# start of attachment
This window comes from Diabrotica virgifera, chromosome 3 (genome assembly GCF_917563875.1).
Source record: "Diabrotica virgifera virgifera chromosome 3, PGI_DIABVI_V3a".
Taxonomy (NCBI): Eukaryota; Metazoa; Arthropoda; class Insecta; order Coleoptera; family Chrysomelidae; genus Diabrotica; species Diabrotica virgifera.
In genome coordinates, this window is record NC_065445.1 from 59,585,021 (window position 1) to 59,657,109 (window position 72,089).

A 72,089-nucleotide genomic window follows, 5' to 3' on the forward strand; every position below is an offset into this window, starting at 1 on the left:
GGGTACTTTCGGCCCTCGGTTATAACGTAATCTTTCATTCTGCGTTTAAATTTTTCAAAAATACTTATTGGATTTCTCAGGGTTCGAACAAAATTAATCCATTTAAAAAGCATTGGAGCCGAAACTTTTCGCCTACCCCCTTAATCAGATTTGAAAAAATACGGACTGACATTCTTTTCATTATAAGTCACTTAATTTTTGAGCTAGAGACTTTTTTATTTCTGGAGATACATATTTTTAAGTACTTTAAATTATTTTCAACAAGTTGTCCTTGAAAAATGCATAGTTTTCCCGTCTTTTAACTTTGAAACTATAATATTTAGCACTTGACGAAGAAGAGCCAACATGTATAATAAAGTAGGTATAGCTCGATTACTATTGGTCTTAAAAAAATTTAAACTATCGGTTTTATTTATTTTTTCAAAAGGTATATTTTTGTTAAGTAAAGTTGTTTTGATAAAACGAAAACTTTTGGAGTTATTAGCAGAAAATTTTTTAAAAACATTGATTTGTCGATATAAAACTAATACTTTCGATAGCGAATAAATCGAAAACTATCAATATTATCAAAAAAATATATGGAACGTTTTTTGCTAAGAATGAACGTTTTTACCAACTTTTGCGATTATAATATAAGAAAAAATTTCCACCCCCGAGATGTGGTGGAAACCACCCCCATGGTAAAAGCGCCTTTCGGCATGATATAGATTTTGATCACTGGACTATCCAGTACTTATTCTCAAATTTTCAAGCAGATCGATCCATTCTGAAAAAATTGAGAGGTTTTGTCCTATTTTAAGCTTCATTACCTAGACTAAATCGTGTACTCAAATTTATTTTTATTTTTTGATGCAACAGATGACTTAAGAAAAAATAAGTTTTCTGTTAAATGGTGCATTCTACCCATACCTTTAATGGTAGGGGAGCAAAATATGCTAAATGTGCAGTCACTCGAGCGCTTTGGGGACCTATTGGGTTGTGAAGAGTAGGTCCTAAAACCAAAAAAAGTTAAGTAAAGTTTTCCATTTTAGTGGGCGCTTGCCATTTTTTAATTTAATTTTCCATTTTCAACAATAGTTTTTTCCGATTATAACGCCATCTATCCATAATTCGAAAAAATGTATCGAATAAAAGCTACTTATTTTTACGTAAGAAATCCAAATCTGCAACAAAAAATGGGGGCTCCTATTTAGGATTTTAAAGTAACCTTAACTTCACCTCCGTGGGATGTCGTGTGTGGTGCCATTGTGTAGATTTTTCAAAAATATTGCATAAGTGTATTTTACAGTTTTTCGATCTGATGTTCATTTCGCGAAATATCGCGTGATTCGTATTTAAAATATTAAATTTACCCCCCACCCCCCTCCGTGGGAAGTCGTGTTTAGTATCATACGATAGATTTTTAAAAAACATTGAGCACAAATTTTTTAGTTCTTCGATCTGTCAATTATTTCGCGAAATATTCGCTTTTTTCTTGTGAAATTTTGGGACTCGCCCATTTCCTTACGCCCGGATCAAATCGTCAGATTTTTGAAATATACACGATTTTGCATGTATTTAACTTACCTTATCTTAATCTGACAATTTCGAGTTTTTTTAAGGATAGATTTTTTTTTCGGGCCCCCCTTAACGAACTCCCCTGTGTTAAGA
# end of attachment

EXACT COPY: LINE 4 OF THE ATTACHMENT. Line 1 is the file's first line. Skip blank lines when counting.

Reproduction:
In genome coordinates, this window is record NC_065445.1 from 59,585,021 (window position 1) to 59,657,109 (window position 72,089).